what are miranda rights tagged posts

Can Police Officers Question Minors Without Parental Consent?

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Most people recognize the fact that anyone under the age of 18, is a minor. As a minor, a person doesn’t have either enough knowledge or life experience to make good decisions on their own. That is why kids are considered to be under the protection of their parent or legal guardian. The minor’s parent is responsible for ensuring the child’s safety and well-being. If the minor gets into any trouble with law enforcement, the child is usually returned to their parents.

However, something that can cause some confusion is whether or not police officers need to consult the parent before questioning the child. After all, the child is a minor and may say something that could incriminate him or herself without realizing it...

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Understanding the Miranda Rights

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The right to remain silent and the right to have a lawyer represent you are two rights every arrested person has. These are the Miranda Rights, which the police are required to read to every arrestee.

The Miranda Rights are named after Ernesto Miranda, who was arrested in the 1960s and accused of kidnapping, rape, and robbery. During his trial, it was revealed that the police used intense and intimidating interrogation methods to lead him to confess. The court found this unjust and unfair, so his conviction was overturned. After additional evidence and eyewitnesses, he was eventually found guilty once again.

Miranda’s case, along with another in the 1960s, Escobedo vs. Illinois, brought about the Miranda Rights...

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Why the Miranda Rights are Imperative to the Justice System

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When a person is arrested, they are Mirandize, which means they are verbally reminded of the following rights:

  • The right to remain silent.
  • The right to a lawyer.

These Miranda Rights must be read to each arrestee these days to remind them of these rights, avoid false confession, and avoid self-incrimination. Half a decade ago, this was not a requirement of police officers. During this time, some confessions were questionable. Were they actually false confessions? Did a suspect finally confess to a crime because he or she just wanted the berating, annoying, seemingly non-stop interrogations to end? Possibly.

The case that the Miranda Rights bares its name from is the 1966, Miranda v. Arizona. A man by the last name of Miranda was arrested for the kidnapping and rape of a woman...

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Know Your Rights When You Are Arrested

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Back in 1966, the Miranda Rights did not exist. That means the police were not required to tell arrestees that they had the right to a lawyer and the right to remain silent. Some defendants would confess to a crime they did not commit because they were simply tired of the questioning, which could have included tactics that are considered antagonizing. These are false, coerced confessions.

Finally the law changed, and the Miranda Rights were introduced to prevent those kinds of confessions and to enlighten defendants of their full rights.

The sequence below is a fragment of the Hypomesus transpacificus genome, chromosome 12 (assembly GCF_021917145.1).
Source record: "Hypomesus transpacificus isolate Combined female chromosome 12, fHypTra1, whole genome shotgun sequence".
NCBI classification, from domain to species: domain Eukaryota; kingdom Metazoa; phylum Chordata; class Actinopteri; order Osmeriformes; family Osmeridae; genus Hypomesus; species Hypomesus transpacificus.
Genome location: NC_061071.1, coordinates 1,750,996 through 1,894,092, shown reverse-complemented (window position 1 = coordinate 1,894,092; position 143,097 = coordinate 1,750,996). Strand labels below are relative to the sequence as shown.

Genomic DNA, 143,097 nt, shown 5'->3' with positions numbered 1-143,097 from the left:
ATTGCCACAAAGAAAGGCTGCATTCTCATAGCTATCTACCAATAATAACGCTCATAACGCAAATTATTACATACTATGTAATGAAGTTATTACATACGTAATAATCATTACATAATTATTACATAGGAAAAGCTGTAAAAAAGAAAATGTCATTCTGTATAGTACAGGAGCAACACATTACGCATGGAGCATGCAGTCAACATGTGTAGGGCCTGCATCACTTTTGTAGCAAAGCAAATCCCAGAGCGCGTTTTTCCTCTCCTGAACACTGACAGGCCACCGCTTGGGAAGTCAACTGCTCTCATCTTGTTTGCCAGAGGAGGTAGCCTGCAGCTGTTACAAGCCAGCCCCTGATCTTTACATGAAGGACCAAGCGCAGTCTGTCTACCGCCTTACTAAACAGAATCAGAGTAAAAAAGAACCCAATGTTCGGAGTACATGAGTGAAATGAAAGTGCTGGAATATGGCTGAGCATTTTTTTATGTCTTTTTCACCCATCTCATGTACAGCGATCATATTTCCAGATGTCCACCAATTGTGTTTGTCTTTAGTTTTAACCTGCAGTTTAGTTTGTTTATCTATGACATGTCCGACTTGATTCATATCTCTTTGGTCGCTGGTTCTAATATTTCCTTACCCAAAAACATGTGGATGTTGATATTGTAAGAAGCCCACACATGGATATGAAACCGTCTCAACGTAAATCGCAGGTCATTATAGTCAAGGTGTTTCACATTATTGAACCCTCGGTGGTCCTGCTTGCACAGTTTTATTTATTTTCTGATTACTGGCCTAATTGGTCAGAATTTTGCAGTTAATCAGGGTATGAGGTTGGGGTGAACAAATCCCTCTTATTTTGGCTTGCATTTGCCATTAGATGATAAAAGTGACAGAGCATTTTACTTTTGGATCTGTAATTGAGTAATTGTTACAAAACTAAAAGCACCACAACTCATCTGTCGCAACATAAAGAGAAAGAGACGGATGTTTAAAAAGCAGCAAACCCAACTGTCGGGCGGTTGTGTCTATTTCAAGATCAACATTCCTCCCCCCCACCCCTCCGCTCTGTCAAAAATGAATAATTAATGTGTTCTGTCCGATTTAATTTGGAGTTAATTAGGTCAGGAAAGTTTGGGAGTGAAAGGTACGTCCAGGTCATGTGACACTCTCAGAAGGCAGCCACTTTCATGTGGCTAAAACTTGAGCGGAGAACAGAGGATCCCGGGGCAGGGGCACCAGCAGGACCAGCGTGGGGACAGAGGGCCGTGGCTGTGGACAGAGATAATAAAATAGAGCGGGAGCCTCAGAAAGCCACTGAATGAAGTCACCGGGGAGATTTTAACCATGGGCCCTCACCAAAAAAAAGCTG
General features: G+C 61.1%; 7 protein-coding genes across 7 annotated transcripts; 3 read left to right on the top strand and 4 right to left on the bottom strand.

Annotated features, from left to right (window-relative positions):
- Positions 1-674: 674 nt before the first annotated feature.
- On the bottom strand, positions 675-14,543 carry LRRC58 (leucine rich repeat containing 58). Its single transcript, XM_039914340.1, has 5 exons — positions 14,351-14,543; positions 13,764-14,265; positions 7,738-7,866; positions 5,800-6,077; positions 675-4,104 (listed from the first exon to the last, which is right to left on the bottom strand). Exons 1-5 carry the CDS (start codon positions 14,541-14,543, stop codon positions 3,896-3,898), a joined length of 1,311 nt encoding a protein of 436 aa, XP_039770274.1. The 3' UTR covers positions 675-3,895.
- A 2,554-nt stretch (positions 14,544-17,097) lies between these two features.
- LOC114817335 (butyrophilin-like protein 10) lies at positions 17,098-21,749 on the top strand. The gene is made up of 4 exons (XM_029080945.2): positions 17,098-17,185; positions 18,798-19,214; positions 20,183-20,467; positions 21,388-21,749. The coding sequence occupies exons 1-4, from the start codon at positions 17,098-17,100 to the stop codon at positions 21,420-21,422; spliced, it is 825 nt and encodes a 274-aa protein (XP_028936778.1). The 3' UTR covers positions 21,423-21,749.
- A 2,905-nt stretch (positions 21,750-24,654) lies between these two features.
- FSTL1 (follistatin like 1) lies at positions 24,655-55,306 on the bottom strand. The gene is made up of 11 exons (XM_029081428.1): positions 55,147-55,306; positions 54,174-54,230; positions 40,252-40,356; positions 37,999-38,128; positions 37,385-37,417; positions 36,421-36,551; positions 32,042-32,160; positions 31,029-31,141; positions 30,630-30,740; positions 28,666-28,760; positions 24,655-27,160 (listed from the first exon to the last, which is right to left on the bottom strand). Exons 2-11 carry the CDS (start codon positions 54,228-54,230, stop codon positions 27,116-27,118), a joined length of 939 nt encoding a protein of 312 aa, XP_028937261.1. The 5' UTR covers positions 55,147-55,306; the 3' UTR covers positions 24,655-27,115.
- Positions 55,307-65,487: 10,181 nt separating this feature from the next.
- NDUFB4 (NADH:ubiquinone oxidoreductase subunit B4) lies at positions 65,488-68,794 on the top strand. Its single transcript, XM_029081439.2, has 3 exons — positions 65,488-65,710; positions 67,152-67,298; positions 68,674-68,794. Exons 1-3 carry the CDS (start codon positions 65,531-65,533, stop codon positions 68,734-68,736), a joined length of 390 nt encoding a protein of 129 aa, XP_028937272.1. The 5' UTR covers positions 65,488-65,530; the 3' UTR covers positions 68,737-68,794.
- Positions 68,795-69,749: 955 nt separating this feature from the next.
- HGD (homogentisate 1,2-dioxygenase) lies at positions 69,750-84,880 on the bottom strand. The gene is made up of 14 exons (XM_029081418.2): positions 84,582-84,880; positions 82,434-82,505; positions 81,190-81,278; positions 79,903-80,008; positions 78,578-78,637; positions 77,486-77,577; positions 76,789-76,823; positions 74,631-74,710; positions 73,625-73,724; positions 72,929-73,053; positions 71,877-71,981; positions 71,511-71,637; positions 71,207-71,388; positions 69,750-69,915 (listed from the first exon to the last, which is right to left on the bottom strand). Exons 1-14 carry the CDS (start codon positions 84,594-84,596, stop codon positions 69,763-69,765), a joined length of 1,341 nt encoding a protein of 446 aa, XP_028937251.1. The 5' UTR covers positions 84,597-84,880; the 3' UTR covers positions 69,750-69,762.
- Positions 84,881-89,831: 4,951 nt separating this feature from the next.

Most defendants also have the right to bail, but some are not so lucky since a judge can deny bail to defendants who are accused of heinous crimes or are considered especially dangerous.

Valencia Bail Bond Store will help protect your right to bail...

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To Be Mirandized

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When someone is Mirandized, it means that they have been arrested and given their Miranda Rights. We are sure you have heard of Miranda Rights at least once or twice on television. They go along the lines of: “You have the right to remain silent. Anything you say, can and will be used against you in a court of law. You have the right to an attorney. If you cannot afford one, one will be appointed to you. Do you understand these rights as I have read them to you?”

At that point, the arrestee must answer with a verbal yes or no.

The purpose of this is to remind arrested individuals of these very protective rights that they should use to their benefit. These are their rights, so they are not taken advantage of by investigators.

Before the Miranda Rights were ever in place, defendants didn...

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The Police Will Arrest You, And Protect You

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It’s hard to believe that in the moment a person is being arrested by the police, the police are also reading them Miranda Rights to remind them of their rights so they can protect themselves from the police and prosecution later on, so they are not taken advantage of.

The Miranda Rights says that an arrested person has the right to remain silent, meaning they do not have to answer any questions they do not want to. They also have the right to an attorney if they wish to hire one. If they cannot hire one, one will be appointed to them to represent them in court – and make sounder judgments and advice.

The police must read all defendants their Miranda Rights – not every arrestee may know that they have these rights...

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